We have installed an expansion module in port 4. Now there are two analog out channels. The scaling is the same as above. You will assign a parameter from port 0 to the analog output sel parameters 75 or 85 in the host module in port 4 and tie them to the functions in port 0. Check the channel values in parameters 82 and 92 in the drive while the drive is running to verify limits and spans are correct. Parameter 70 if in “current” mode will show a “1” on the far right if it is set for 0-20 mA or 4-20 mA.
Relay outputs can be assigned to such events as “running” or “faulted,” not running and the drive is in peril. A variety of options can be used depending on the application the drive is operating in for an environment. Let’s examine the terminals on the PowerFlex 700 drive.
If there are wires on these terminals, you have a digital signal that is being used for status by another device, i.e. PLC or DCS. These statuses usually are interlocked to the I/O on a PLC and make it difficult to start unless programmed correctly. The illustration above shows the state of faulted.
Let’s compare to an expansion card example to stay consistent with the section of the blog at this point. These relays reside in Port 4. Let’s compare wiring in the example below:
Program the drive relay function on parameter 10 for Ro0 and 20 for Ro1.
IMPORTANT: Drive “running” in PowerFlex 700 now is drive “active” in PowerFlex 750 series.
If you gathered information on the PowerFlex 700 before the drive failed, you can see how much easier the transition is to the PowerFlex 750 series drive, and you can concentrate on just the programming of the PowerFlex 750 drive and not have to assume some parameters, because they are unknown at the wire location on the terminal block.
Now we will take the PowerFlex 700 drive example for the relay defaults and change the parameters in the PowerFlex 750 drive relays in port 4. The relay physically resides in port 4 so this must be the host and point back at a function in the drive port 0, such as “faulted” and “active” status so the relay changes state on the correct event.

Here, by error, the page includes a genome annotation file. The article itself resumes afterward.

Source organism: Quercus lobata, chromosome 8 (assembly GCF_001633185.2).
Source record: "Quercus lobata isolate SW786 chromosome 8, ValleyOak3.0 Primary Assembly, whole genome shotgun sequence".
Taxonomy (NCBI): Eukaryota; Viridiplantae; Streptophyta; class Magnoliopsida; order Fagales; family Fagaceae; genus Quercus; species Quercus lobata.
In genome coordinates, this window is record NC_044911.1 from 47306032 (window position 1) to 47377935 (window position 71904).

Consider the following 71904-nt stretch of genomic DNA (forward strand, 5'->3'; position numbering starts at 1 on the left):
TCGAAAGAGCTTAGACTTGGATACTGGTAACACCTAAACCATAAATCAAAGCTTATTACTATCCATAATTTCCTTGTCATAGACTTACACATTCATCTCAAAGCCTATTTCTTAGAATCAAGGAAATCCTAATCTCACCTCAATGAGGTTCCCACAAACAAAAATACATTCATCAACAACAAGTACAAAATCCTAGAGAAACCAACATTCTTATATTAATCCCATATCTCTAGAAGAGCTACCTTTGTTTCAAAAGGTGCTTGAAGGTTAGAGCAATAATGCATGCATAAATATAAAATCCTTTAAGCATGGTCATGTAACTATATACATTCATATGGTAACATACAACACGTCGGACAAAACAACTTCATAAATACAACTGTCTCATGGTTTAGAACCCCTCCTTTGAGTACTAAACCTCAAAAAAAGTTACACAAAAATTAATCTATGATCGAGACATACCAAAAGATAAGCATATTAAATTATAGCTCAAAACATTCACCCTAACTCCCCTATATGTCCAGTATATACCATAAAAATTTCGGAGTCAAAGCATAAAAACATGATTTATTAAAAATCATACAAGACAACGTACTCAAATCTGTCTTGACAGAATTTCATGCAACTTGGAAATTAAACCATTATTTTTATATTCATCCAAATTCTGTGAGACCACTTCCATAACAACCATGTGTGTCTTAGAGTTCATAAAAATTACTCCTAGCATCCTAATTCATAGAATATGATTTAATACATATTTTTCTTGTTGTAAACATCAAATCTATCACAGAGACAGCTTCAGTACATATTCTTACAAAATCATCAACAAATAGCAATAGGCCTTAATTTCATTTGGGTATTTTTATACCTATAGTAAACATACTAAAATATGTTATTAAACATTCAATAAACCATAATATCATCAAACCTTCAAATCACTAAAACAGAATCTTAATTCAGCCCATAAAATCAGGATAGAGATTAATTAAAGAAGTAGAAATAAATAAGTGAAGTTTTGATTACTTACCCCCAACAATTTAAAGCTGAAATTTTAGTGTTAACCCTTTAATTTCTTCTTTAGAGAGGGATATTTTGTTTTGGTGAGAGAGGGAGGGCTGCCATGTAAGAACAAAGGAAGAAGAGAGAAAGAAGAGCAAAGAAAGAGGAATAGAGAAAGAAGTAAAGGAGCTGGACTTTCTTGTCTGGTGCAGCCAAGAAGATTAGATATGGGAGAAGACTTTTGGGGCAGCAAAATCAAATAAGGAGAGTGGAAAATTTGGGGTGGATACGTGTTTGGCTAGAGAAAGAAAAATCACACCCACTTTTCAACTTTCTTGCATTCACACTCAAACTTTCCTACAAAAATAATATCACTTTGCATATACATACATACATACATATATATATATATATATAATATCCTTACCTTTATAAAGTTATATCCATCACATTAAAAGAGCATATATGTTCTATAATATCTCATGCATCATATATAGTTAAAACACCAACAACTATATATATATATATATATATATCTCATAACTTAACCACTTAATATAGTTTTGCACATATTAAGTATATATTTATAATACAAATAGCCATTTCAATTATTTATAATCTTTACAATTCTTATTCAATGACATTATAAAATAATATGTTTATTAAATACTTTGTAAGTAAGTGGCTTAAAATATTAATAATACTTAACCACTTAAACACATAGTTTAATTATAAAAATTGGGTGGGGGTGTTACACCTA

The upper left side of the capture above shows Ro0 is set to faulted and is selected, this relay should be wired normally closed (NC) if the relay needs to send a signal when the drive faults to other devices. The relay is pointed back to port 0 parameter 935 which has a string of bits with different functions we can choose the “faulted” status bit. Ro1 is selected to energize when the output is running or “active.”
The relay can also have delays for turning on or turning off Ro0 parameters (14, 15) or Ro1 (24, 25). Relays can also be used for levels to turn on and off also but will not be discussed in this literature. The relays can be also programmed for resistive and inductive loads on the relay output. Coils on the electromechanical relay on the drive would be considered inductive load for example. These relays are not intended to run small motors. Amp ratings are shown above.
Let’s take a few minutes and discuss the ethernet ports on both drives and some of the differences and advancements. The PowerFlex 700 drive is primarily a single port drive for most hard-wired applications. The digital and analog wires are landed on a predetermined location, and the drive is then programmed to perform when a signal is sent to that location. Digital inputs and relay outputs are “on off” signals, and analog signals are a continuous signal with magnitude; the larger the value, the more or less the drive will react (speed for example). It is always important to remember these concepts will be used over ethernet as well. For years, networking has been used to simplify installation and drastically cut the cost, as well. The serial communication market such as “blue hose” was prior to ethernet, but to this day the structure has not changed much, except now we can provide more information through ethernet with higher bandwidth on the networks.